There has been a lot of excitement around Form due to its innovative battery technology and storage promises. The company raised $ 240 million in new funding earlier this year and is backed by Breakthrough Energy Ventures, in which Bill Gates and Jeff Bezos have invested. Form is optimistic about the possibility of releasing its batteries at more affordable prices than current technologies, saying they could come to less than a tenth the cost of lithium-ion batteries due to the cheaper materials and others. factors. The company’s first project is expected to come online at a Minnesota wind power plant in 2023.
Donald Sadoway, professor of materials chemistry at MIT, and his colleague David Bradwell invented what is called the Ambri Liquid Metal drums. It stores energy using molten metals and a molten salt electrolyte. Ambri is working on deploying its batteries as part of a 250 megawatt system at a Nevada data center. Ambri is backed by Bill Gates and received $ 144 million in funding in August to market its batteries.
Sadoway told the Daily Beast that he believes Ambri’s battery can hold up to 24 hours of battery life. He also claimed that the battery would not lose as much capacity over time as lithium-ion batteries do in devices like smartphones and laptops.
âWe have a lot of data that shows that the liquid metal battery doesn’t fade like lithium-ion does,â Sadoway said.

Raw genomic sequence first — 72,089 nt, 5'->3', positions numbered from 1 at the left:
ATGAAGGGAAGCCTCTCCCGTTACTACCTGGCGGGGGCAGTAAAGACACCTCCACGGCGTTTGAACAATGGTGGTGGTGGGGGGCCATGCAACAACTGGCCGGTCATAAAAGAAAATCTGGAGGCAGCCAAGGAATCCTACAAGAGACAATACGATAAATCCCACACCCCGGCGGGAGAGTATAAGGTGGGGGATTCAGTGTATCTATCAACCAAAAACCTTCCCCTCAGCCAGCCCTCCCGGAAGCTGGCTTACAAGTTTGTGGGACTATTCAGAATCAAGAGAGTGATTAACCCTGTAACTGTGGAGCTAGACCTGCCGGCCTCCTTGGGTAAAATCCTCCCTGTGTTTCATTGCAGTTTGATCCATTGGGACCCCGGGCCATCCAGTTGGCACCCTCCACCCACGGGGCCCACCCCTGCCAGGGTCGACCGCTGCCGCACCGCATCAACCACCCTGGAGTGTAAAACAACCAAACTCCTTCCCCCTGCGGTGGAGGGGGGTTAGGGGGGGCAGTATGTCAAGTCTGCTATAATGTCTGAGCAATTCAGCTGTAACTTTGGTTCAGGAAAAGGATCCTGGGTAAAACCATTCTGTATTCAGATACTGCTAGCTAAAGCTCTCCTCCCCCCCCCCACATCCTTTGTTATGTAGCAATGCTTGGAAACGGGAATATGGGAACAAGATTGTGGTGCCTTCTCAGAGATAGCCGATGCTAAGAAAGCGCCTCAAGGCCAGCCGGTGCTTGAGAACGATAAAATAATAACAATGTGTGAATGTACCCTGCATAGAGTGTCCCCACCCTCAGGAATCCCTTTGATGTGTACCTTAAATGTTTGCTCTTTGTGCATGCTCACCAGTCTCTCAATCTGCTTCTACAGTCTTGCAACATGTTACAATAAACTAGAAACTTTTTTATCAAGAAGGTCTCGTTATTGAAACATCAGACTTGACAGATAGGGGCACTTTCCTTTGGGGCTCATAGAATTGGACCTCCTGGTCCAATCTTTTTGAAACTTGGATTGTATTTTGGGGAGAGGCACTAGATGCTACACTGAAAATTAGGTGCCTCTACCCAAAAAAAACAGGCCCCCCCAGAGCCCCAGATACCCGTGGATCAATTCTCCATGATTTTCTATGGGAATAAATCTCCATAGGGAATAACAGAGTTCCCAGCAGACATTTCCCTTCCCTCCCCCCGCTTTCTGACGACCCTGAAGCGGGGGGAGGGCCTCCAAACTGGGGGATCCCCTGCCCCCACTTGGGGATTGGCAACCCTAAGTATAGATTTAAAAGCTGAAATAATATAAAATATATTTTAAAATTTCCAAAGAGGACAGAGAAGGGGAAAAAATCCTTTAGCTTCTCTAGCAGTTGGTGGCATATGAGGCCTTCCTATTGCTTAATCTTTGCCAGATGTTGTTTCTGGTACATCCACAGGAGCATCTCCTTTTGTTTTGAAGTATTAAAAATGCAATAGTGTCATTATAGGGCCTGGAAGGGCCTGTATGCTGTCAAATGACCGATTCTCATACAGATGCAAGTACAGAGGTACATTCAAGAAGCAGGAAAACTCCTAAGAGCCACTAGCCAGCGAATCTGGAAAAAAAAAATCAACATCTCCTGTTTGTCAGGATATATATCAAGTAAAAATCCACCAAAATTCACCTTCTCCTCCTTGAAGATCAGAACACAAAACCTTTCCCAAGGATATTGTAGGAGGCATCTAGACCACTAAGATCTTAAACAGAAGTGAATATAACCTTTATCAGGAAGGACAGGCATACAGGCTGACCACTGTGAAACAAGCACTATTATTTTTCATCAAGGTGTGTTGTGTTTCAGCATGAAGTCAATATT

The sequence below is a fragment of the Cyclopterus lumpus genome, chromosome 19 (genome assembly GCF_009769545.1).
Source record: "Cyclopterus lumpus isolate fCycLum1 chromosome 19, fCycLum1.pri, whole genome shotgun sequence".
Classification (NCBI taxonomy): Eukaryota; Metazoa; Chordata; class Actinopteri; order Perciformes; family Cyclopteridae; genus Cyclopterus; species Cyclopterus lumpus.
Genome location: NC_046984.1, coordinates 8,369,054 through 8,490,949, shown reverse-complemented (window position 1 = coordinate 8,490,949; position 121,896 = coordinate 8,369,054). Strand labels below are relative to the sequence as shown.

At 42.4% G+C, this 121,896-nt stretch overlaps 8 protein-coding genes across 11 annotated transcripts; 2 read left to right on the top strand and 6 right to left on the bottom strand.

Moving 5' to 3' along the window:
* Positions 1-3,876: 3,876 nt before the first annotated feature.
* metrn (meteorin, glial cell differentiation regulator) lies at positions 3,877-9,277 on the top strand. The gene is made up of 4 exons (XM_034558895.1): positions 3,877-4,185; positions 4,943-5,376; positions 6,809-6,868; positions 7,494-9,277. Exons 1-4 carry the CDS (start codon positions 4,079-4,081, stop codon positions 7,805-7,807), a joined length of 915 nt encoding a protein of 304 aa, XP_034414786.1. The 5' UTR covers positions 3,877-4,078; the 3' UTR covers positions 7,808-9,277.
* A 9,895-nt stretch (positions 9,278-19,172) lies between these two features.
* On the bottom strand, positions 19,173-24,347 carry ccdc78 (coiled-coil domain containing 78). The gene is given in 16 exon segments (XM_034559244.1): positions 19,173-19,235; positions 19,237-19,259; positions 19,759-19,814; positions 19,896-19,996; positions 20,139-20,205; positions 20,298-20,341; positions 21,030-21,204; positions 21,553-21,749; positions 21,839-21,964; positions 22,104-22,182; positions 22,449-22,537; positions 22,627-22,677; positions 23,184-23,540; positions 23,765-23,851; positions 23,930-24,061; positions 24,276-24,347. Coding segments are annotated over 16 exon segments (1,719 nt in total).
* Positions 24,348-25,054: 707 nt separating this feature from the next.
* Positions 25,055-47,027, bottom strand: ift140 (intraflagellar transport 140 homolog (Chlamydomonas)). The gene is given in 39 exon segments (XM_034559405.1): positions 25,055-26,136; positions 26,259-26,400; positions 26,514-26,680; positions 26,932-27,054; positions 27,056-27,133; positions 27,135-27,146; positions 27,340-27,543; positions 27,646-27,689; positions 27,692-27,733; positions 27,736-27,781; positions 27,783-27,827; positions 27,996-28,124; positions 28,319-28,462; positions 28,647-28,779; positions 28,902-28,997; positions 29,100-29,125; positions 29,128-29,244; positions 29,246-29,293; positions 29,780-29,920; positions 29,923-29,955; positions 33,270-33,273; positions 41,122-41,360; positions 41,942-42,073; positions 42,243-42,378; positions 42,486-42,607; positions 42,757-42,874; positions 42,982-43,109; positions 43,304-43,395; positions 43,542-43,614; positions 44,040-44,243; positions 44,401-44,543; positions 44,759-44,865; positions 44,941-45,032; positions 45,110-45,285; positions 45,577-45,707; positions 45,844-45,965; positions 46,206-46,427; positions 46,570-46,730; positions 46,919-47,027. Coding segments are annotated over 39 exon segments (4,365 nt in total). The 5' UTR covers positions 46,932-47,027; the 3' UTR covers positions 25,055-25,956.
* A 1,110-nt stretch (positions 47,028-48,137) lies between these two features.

Hydrogen fuel cells – which are not electric batteries themselves but can run in their place without the need for recharging – are another potential solution to the intermittency problem. These types of fuel cells, according to Sadoway, are currently too inefficient and expensive. But the Biden administration’s $ 1.9 trillion Build Back Better bill passed by the House and currently being debated by the Senate includes a tax credit for the production of hydrogen that could return the production of hydrogen to these very affordable fuel cells, which could make them a more viable solution.
“If that is successful, some people will be able to essentially produce hydrogen for free because electrolysis is quite inexpensive,” Whitacre said. If fuel cells can find support through renewable energy sources, “we’re going to see a different kind of storage,” he said.
The number of new innovations in energy storage space may seem overwhelming, but it’s a bit of the point: industry doesn’t need to pick just one to run a clean energy grid. , and a combination might actually be the way to go. There is “no silver bullet,” Sadoway said. Different storage options will become more or less popular as they prove to be more or less efficient and practical. Some will make sense in cities while others will be more appropriate for rural communities. New battery chemistries that haven’t even been tested yet are also surely around the corner.
âI think there is room for innovation,â Sadoway said. “No question.”
Whitacre said the real innovations that need to happen are those that reduce the costs and increase the efficiency of energy storage systems. The good news is, these types of innovations are not far off. Our energy storage technology is improving every year. Soon you might be powering whatever device you’re reading this about with a sun or wind charged battery.